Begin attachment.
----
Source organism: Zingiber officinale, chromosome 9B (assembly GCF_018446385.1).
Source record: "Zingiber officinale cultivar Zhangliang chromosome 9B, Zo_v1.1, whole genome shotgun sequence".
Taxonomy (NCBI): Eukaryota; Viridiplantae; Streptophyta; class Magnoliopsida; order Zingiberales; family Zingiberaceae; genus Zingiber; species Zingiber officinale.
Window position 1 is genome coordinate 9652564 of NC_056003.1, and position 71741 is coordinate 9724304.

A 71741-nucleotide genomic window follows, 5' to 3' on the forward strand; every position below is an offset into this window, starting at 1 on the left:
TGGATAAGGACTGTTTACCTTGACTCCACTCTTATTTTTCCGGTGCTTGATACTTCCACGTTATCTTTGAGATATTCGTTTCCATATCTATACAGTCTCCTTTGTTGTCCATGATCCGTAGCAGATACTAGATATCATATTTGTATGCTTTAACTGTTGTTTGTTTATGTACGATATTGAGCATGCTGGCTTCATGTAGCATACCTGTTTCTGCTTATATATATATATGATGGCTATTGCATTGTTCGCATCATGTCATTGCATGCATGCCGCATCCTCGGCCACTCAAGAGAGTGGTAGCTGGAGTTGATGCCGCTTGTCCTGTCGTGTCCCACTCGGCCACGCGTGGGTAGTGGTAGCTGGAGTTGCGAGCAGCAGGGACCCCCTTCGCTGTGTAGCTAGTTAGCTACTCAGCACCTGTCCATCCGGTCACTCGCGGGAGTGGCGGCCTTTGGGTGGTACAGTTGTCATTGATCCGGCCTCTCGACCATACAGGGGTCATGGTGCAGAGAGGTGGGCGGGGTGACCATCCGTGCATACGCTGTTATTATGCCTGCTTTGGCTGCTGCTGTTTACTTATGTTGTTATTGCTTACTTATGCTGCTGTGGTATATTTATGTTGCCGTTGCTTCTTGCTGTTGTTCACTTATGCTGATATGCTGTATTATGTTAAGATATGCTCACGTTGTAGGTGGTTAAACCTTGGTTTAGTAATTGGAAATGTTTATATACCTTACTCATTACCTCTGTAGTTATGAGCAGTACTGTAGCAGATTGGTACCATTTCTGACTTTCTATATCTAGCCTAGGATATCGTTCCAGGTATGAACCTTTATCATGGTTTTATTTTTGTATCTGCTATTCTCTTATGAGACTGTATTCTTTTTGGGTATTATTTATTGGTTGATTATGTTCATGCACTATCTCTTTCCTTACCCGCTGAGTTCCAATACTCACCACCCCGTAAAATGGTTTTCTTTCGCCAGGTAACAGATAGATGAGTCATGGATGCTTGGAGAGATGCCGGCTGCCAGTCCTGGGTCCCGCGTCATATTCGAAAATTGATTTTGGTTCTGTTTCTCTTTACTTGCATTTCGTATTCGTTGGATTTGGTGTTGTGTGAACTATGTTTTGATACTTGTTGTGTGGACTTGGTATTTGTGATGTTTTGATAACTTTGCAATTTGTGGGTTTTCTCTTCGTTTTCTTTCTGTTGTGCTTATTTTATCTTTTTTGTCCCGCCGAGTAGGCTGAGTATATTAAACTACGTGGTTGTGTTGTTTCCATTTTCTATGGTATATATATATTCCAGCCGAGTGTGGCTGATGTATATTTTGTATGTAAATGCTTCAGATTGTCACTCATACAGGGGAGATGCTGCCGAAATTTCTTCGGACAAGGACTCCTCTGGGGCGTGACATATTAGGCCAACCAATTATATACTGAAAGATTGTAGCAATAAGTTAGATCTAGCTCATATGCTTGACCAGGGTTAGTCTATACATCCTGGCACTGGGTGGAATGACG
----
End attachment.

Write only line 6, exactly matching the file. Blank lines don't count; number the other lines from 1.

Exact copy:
TGGATAAGGACTGTTTACCTTGACTCCACTCTTATTTTTCCGGTGCTTGATACTTCCACGTTATCTTTGAGATATTCGTTTCCATATCTATACAGTCTCCTTTGTTGTCCATGATCCGTAGCAGATACTAGATATCATATTTGTATGCTTTAACTGTTGTTTGTTTATGTACGATATTGAGCATGCTGGCTTCATGTAGCATACCTGTTTCTGCTTATATATATATATGATGGCTATTGCATTGTTCGCATCATGTCATTGCATGCATGCCGCATCCTCGGCCACTCAAGAGAGTGGTAGCTGGAGTTGATGCCGCTTGTCCTGTCGTGTCCCACTCGGCCACGCGTGGGTAGTGGTAGCTGGAGTTGCGAGCAGCAGGGACCCCCTTCGCTGTGTAGCTAGTTAGCTACTCAGCACCTGTCCATCCGGTCACTCGCGGGAGTGGCGGCCTTTGGGTGGTACAGTTGTCATTGATCCGGCCTCTCGACCATACAGGGGTCATGGTGCAGAGAGGTGGGCGGGGTGACCATCCGTGCATACGCTGTTATTATGCCTGCTTTGGCTGCTGCTGTTTACTTATGTTGTTATTGCTTACTTATGCTGCTGTGGTATATTTATGTTGCCGTTGCTTCTTGCTGTTGTTCACTTATGCTGATATGCTGTATTATGTTAAGATATGCTCACGTTGTAGGTGGTTAAACCTTGGTTTAGTAATTGGAAATGTTTATATACCTTACTCATTACCTCTGTAGTTATGAGCAGTACTGTAGCAGATTGGTACCATTTCTGACTTTCTATATCTAGCCTAGGATATCGTTCCAGGTATGAACCTTTATCATGGTTTTATTTTTGTATCTGCTATTCTCTTATGAGACTGTATTCTTTTTGGGTATTATTTATTGGTTGATTATGTTCATGCACTATCTCTTTCCTTACCCGCTGAGTTCCAATACTCACCACCCCGTAAAATGGTTTTCTTTCGCCAGGTAACAGATAGATGAGTCATGGATGCTTGGAGAGATGCCGGCTGCCAGTCCTGGGTCCCGCGTCATATTCGAAAATTGATTTTGGTTCTGTTTCTCTTTACTTGCATTTCGTATTCGTTGGATTTGGTGTTGTGTGAACTATGTTTTGATACTTGTTGTGTGGACTTGGTATTTGTGATGTTTTGATAACTTTGCAATTTGTGGGTTTTCTCTTCGTTTTCTTTCTGTTGTGCTTATTTTATCTTTTTTGTCCCGCCGAGTAGGCTGAGTATATTAAACTACGTGGTTGTGTTGTTTCCATTTTCTATGGTATATATATATTCCAGCCGAGTGTGGCTGATGTATATTTTGTATGTAAATGCTTCAGATTGTCACTCATACAGGGGAGATGCTGCCGAAATTTCTTCGGACAAGGACTCCTCTGGGGCGTGACATATTAGGCCAACCAATTATATACTGAAAGATTGTAGCAATAAGTTAGATCTAGCTCATATGCTTGACCAGGGTTAGTCTATACATCCTGGCACTGGGTGGAATGACG